Highly-commended evangelistic aid

Key Moments of Biblical Revelation
By Richard Bauckham
Baker Academic, 120 pages. £15.99
ISBN 978 1 540 961 907

In modern multi-confessional Britain, we cannot just ask: ‘Do you believe in God’, but must add: ‘In what kind of God do you believe?’

The word ‘God’ means something different to Hindus, Jews, Muslims, etc. Once, at a ‘Rally for Islam’ in Trafalgar Square, a white Muslim convert angrily denied to his shocked Christian hearers that ‘God is Love’. Sadly, many Christians are unable to adequately present God’s attributes – perhaps because so few sermons focus on these, especially in terms of divine ontology.

Aimed at the layman

Bauckham’s short and accessible book – aimed at the layman – is an excellent aid in this respect. There are four chapters – The Revelation of: the Divine Presence; the Divine Name; the Divine Character; the Trinity. The first centres on Jacob’s dream at Bethel (Gen.28), and the promise that God was ‘with’ him. Bauckham focuses on the fact that the dream reveals that God is not locally restricted, but that He is in ‘every place where Jacob sleeps’ (p.9). YHWH was not the local deity of Canaan, but was also ‘with’ Jacob in Mesopotamia (Gen. 35:3, p.10). Later, when Jacob moves to Egypt, God promises to ‘go down’ with him (46:4). The point is not omnipresence, but that ‘God’s presence is personal and active’ (p.12). Ultimately, this is realised in Jesus as Immanuel – God with us (p.19).

The revelation of the divine name -YHWH – discloses not just a nomenclature, but rather that ‘God is self-subsistent and self-determining’ (p.42). Bauckham prefers its future meaning – ‘I will be what I will be’. God cannot be constrained, but freely ‘commits Himself to a course of action for Israel’s sake’ (p.43). Immediately, this refers to their redemption, but Bauckham emphasises that the Shema (Deut. 6:4), ‘The LORD is one’, means that He is the unique God ‘of all the earth’ (p.46), and that the nations will know God by His personal name – not the names of other deities.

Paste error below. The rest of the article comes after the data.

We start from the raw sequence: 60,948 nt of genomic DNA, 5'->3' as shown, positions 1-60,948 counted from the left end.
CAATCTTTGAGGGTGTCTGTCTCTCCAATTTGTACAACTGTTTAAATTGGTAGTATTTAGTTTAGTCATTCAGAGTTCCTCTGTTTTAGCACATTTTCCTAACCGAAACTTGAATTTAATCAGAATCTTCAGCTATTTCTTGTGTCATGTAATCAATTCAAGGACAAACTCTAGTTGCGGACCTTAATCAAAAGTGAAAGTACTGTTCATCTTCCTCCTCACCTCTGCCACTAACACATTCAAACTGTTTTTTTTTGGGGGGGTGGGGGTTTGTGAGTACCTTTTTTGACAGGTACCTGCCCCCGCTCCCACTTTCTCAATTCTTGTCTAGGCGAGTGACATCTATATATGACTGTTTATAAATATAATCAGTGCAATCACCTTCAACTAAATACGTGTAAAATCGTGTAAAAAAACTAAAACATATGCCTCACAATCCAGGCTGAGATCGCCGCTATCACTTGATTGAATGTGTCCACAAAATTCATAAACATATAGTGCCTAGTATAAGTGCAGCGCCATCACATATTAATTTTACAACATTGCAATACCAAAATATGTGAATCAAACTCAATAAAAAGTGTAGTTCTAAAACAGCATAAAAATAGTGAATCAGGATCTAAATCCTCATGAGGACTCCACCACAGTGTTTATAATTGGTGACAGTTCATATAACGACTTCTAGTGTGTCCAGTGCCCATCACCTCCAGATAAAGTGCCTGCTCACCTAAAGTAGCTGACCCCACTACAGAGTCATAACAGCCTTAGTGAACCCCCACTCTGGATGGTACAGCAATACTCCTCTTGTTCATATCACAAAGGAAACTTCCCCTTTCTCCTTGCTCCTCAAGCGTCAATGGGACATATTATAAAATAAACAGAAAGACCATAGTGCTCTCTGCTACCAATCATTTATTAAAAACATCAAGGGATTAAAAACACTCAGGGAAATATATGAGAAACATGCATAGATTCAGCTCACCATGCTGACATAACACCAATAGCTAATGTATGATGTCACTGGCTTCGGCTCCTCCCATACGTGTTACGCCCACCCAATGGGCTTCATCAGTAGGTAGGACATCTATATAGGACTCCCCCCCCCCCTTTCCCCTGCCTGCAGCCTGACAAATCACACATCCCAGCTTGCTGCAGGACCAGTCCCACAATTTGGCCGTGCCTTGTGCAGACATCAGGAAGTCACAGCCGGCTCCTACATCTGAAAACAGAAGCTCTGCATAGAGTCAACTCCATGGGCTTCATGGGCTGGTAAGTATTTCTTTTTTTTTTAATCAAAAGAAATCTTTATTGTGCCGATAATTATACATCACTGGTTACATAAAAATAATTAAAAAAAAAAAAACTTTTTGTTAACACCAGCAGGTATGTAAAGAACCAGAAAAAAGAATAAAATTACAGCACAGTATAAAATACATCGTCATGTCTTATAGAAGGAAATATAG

The revelation of the divine character occurs in Exodus 32-34 – the golden calf and its consequences. When Moses asks God to show him His glory, God reveals that He is gracious, merciful, loving, faithful, forgiving and holy (p.67). This is useful to explain to Muslims, who often query the need for the crucifixion by asking why God cannot simply forgive – ignoring His holiness.

Jesus – greater than any prophet

The last chapter centres on Christ’s baptism, His transfiguration, and on the centurion’s words at His crucifixion. Obviously, at the baptism, we encounter the descent of the Spirit and the voice from heaven which affirms that Jesus ‘is my beloved Son’ – the accent being on the adjective, since this indicates Jesus’ uniqueness, as in Genesis 22:2; Judges 11:34 (p.97).

Similar language is used at the transfiguration, but Bauckham shows that its import is that Jesus is superior to the prophets Moses and Elijah, for whom Peter wishes to make three tents as if they were all on the same level (p.100). The force of the heavenly words is that ‘This is my beloved Son … listen to Him’ (p.101), correcting Peter’s lack of understanding. Jesus is greater than even the greatest prophets – very relevant in answering Muslims.

The centurion’s words are pertinent: Jesus truly is the Son of God. Bauckham’s book is to be highly recommended as an evangelistic aid.

Dr Anthony McRoy

Dr Anthony McRoy is a researcher and lecturer in Islamics. He is the author of From Rushdie to 7/7: The Radicalisation of Islam in Britain.